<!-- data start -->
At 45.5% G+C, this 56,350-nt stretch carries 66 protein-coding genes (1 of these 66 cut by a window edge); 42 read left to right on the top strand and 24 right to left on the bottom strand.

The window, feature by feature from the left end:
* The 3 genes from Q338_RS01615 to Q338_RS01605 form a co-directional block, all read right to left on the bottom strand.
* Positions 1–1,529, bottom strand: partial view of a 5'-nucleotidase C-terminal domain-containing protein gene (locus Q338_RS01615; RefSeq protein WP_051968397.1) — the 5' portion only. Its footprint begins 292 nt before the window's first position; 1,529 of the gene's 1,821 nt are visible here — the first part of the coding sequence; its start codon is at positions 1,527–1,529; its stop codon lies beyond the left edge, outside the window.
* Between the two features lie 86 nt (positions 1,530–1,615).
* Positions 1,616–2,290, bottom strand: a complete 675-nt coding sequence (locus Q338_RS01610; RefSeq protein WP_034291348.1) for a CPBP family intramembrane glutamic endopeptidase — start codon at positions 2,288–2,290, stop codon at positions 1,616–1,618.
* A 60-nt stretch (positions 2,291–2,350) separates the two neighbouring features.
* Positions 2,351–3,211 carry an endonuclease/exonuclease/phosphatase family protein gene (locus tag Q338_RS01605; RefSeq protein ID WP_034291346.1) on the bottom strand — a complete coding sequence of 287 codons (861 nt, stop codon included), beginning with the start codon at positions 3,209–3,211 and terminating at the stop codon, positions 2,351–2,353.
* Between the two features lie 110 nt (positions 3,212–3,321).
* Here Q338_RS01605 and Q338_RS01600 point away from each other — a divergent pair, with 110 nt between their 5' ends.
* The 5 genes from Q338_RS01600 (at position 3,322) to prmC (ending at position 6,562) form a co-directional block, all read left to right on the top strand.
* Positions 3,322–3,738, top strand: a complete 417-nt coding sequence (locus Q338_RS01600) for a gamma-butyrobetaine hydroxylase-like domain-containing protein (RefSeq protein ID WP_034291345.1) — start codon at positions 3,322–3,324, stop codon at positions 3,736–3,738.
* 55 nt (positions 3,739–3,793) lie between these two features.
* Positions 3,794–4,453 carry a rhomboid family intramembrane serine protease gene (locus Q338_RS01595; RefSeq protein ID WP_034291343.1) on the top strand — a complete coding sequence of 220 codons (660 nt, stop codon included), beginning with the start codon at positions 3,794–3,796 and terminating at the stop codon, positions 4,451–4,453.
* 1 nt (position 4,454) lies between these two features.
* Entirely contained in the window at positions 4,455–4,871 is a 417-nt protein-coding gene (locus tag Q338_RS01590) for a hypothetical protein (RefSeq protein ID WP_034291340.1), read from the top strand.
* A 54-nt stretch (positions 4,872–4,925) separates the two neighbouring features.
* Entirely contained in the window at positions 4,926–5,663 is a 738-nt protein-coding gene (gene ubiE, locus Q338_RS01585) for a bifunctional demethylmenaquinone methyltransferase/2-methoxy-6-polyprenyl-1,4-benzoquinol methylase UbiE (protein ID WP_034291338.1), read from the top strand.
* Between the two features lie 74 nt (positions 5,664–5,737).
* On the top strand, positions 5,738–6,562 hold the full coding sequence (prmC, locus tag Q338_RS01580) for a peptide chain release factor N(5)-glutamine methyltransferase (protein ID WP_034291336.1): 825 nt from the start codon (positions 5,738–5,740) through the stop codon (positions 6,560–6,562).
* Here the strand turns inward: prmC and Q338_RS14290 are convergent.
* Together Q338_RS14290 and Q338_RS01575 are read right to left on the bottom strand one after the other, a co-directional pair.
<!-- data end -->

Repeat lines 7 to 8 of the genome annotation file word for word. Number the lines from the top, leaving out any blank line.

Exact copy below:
* A 60-nt stretch (positions 2,291–2,350) separates the two neighbouring features.
* Positions 2,351–3,211 carry an endonuclease/exonuclease/phosphatase family protein gene (locus tag Q338_RS01605; RefSeq protein ID WP_034291346.1) on the bottom strand — a complete coding sequence of 287 codons (861 nt, stop codon included), beginning with the start codon at positions 3,209–3,211 and terminating at the stop codon, positions 2,351–2,353.